Smoke Advisory Issued in Southern California
The South Coast Air Quality Management District on Sunday declared that smoke from the wildfires that spread in Southern California this weekend is causing a "significant health risk" because of decreased air quality and issued a smoke advisory for much of the area, the Los Angeles Times reports. The advisory, anticipated to remain in effect through Monday, indicated that area residents, especially youths, should avoid vigorous activities outdoors, according to the Times. The AQMD advised residents in affected areas -- including the Inland Empire, the San Bernardino Mountains, the San Gabriel and San Fernando valleys and parts of Ventura and Orange counties -- to respond to the advisory as they would to a severe smog warning. However, Henry Gong, professor of medicine at the University of Southern California, said that because fires create large amounts of gases and particles, the air condition is "much worse than a typical smoggy day," the Times reports.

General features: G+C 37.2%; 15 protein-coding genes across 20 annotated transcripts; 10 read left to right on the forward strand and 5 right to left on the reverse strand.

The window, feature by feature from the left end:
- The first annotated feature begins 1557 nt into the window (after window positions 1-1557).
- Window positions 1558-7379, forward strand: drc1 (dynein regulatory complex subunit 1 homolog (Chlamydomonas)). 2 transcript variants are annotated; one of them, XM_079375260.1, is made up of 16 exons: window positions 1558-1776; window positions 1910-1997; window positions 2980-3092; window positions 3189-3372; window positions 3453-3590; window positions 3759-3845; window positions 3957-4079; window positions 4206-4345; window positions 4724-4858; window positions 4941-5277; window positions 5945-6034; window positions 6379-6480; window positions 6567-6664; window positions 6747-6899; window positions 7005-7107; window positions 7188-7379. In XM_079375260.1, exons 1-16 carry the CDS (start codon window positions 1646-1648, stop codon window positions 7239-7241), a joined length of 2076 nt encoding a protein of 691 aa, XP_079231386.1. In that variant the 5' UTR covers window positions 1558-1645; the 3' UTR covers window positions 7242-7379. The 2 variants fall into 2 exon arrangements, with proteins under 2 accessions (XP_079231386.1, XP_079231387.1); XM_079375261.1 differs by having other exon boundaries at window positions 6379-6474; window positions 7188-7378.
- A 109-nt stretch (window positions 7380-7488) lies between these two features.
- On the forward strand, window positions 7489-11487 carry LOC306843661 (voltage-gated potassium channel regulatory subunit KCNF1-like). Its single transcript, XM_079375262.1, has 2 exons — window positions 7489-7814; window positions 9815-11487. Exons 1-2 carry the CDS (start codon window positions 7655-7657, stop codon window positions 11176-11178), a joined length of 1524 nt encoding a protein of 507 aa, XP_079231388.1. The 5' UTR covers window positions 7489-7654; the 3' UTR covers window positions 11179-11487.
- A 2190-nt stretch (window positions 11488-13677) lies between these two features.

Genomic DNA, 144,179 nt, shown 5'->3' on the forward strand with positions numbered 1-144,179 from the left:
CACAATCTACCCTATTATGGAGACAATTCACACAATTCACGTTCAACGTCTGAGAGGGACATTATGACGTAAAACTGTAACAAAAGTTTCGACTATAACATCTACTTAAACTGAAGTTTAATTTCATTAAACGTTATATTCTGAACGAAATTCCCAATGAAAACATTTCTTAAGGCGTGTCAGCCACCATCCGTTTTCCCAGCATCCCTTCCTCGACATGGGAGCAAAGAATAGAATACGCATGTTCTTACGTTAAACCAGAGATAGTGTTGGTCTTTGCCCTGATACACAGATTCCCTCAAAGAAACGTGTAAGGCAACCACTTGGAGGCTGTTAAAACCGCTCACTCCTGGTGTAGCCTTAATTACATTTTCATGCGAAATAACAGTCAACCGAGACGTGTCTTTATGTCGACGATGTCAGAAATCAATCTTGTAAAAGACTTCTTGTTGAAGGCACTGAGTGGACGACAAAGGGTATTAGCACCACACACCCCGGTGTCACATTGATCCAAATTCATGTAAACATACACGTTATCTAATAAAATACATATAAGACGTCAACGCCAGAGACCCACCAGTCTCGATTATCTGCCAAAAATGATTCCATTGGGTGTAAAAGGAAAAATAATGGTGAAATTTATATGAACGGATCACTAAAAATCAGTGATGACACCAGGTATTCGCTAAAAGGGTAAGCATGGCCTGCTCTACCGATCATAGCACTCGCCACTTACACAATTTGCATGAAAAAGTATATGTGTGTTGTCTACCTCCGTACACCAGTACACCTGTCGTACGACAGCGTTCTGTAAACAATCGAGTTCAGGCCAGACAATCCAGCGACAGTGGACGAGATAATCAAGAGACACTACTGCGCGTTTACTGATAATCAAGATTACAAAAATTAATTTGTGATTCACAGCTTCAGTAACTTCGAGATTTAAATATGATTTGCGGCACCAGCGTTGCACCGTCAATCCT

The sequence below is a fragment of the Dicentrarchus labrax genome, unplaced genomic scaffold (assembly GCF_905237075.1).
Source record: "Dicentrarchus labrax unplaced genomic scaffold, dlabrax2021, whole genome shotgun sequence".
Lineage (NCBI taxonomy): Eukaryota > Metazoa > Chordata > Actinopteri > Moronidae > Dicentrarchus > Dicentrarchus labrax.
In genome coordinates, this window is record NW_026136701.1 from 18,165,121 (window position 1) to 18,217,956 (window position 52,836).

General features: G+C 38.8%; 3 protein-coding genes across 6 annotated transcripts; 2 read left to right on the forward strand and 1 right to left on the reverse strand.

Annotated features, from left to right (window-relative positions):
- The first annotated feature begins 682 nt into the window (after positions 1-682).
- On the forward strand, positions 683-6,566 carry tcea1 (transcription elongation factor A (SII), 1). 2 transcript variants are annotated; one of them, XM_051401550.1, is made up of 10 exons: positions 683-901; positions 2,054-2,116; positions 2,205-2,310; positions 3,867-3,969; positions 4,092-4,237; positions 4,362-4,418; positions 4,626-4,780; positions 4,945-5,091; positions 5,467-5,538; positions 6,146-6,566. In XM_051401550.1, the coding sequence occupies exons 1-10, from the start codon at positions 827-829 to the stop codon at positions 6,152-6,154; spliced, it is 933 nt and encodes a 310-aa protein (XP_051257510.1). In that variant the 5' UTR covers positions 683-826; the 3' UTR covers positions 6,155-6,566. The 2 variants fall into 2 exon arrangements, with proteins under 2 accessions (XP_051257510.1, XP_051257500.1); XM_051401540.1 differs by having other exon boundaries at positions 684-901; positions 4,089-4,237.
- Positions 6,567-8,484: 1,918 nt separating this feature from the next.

Emergency department admissions have increased at San Diego and Ventura county hospitals, and an increase in ED patients at Chino Valley Medical Center was exacerbated by the absence of doctors and nurses who were evacuated from their homes and could not get to the hospital, according to the Times. The Times reports that Palomar Medical Center in Escondido is on code yellow -- a general code that informs the hospital staff of a "major disaster and to be prepared," according to hospital spokesperson Julie Taber. Area hospitals also noted a small increase in patients with pulmonary problems, the Times reports (Polakovic, Los Angeles Times, 10/27).This is part of the California Healthline Daily Edition, a summary of health policy coverage from major news organizations. Sign up for an email subscription.